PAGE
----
Server-Side Components

Introduction

IHP Server-Side Components provide a toolkit for building interactive client-side functionality without needing to write too much javascript.

A Server-Side Component consist of a state object, a set of actions and a render function.

The typical lifecycle is like this:

  1. The component is rendered based as part of a view
  2. Once loaded, elements inside the component, e.g. a button, can call server-side actions using a simple javascript library
  3. On the server-side the actions are evaluated and a new state object is generated
  4. The new state will trigger a re-render
  5. The re-rendered content will be diffed with the existing HTML and then HTML update instructions will be sent to client and the view is updated accordingly
  6. Repeat at step 2
  7. The component is stopped when the page is closed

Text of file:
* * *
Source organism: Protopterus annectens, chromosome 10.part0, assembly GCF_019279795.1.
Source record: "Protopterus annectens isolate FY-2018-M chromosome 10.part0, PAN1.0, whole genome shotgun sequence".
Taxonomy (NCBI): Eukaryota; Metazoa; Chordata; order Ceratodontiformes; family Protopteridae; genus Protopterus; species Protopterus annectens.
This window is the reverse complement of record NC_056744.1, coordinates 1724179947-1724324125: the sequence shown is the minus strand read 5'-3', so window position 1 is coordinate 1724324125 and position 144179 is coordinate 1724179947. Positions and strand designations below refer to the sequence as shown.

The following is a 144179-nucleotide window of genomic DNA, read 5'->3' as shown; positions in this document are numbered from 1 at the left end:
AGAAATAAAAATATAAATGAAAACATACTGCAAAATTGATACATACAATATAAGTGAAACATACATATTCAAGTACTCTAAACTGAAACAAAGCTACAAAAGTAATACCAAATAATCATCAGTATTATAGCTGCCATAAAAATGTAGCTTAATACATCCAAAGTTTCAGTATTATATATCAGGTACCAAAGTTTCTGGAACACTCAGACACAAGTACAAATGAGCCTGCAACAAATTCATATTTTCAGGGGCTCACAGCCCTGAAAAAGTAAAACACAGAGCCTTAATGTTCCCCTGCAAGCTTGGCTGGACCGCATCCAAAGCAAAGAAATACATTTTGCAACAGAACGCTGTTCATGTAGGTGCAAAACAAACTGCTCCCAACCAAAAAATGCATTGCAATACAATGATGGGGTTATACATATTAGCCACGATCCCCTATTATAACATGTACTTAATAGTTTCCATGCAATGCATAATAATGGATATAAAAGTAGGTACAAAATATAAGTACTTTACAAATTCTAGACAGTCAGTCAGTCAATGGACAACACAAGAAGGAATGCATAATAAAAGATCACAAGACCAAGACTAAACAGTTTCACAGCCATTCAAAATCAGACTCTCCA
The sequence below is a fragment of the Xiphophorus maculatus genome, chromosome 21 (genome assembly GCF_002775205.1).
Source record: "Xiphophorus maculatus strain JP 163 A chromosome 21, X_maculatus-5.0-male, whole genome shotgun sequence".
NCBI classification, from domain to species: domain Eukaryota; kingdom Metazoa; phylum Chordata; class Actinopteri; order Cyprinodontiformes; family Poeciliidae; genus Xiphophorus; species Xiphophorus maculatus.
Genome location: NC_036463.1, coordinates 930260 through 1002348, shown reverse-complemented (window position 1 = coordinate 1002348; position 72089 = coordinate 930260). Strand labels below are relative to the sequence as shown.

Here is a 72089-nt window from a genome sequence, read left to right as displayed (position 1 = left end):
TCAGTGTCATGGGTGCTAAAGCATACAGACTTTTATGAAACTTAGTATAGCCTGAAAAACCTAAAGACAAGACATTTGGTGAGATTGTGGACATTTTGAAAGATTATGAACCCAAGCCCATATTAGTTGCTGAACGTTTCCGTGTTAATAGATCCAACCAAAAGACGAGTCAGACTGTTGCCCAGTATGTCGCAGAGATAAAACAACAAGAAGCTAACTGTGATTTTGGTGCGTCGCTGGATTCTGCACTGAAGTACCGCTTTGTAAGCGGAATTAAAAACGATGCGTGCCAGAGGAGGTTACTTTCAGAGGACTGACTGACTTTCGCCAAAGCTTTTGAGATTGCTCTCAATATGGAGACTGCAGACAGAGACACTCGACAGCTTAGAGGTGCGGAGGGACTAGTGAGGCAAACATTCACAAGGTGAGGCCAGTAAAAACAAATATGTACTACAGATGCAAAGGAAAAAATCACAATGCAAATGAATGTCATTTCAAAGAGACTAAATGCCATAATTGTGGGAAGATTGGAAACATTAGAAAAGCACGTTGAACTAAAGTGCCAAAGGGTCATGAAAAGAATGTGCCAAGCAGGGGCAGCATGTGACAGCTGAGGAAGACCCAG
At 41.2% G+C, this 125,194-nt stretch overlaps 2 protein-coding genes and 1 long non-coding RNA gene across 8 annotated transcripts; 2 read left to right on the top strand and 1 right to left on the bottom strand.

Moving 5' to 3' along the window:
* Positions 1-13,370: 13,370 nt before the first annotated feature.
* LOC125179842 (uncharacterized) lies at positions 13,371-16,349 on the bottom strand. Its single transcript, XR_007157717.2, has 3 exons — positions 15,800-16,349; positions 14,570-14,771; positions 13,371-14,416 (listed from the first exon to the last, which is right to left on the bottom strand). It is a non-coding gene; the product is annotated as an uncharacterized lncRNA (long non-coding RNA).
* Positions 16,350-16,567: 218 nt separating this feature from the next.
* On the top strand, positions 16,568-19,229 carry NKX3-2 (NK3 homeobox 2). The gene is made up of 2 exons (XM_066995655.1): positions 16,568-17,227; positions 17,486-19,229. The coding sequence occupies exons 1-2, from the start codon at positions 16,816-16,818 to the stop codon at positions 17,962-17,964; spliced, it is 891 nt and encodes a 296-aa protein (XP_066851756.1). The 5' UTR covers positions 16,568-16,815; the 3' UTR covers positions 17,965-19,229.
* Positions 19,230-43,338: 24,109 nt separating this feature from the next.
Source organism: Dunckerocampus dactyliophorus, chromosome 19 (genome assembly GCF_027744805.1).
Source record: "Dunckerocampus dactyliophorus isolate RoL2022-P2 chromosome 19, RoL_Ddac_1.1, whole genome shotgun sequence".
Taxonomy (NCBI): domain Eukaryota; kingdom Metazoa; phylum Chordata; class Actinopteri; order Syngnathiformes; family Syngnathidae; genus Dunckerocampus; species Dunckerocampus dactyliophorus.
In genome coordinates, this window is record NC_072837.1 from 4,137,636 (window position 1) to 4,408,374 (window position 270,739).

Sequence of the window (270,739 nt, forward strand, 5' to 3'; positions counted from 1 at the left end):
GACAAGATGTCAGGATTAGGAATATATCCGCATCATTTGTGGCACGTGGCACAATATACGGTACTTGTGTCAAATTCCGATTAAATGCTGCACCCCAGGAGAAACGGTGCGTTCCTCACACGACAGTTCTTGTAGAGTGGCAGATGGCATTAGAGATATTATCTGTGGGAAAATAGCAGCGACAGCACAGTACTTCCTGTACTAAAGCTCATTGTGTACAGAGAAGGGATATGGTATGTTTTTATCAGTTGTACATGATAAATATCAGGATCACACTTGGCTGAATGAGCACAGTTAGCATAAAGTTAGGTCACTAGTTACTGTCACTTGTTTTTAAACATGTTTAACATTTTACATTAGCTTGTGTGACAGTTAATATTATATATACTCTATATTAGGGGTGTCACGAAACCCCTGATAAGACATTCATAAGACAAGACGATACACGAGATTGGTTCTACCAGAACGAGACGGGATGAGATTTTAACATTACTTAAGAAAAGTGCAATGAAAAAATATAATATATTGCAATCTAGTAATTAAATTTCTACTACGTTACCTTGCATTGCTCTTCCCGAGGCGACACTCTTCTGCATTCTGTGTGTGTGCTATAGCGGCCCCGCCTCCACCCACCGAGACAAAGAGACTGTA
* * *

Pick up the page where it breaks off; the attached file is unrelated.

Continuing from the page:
The Server-Side Component toolkit is currently still in a early development stage. So expect bugs and API changes.

Creating a Component

In this example we’re building a counter component: The counter shows a number. When a button is clicked the number will be incremented.

To create this new component first we’re creating a new file at Web/Component/Counter.hs (the Component directory likely does not exist yet, so you need to create it):

module Web.Component.Counter where

import IHP.ViewPrelude
import IHP.ServerSideComponent.Types
import IHP.ServerSideComponent.ControllerFunctions

-- The state object
data Counter = Counter { value :: !Int }

-- The set of actions
data CounterController
    = IncrementCounterAction
    | SetCounterValue { newValue :: !Int }
    deriving (Eq, Show, Data)

$(deriveSSC ''CounterController)

instance Component Counter CounterController where
    initialState = Counter { value = 0 }

    -- The render function